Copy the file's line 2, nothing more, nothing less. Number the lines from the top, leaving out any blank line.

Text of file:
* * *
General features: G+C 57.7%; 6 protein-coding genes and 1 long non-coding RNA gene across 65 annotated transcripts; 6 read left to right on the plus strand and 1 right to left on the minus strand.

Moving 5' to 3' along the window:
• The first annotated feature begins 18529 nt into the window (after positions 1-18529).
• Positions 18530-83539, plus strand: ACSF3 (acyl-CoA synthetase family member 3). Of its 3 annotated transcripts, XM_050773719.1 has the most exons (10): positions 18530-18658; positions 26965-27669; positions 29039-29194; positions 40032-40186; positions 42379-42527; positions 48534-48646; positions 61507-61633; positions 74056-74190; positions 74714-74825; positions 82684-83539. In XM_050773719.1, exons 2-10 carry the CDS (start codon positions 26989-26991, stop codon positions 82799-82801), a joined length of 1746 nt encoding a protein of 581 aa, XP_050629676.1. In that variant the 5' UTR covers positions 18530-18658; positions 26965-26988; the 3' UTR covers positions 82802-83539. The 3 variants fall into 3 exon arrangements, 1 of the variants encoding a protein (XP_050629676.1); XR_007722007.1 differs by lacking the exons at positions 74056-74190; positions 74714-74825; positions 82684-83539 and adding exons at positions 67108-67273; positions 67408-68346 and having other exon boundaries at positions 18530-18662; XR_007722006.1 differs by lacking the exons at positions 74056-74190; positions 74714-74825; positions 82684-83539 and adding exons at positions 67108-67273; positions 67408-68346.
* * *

Moving 5' to 3' along the window: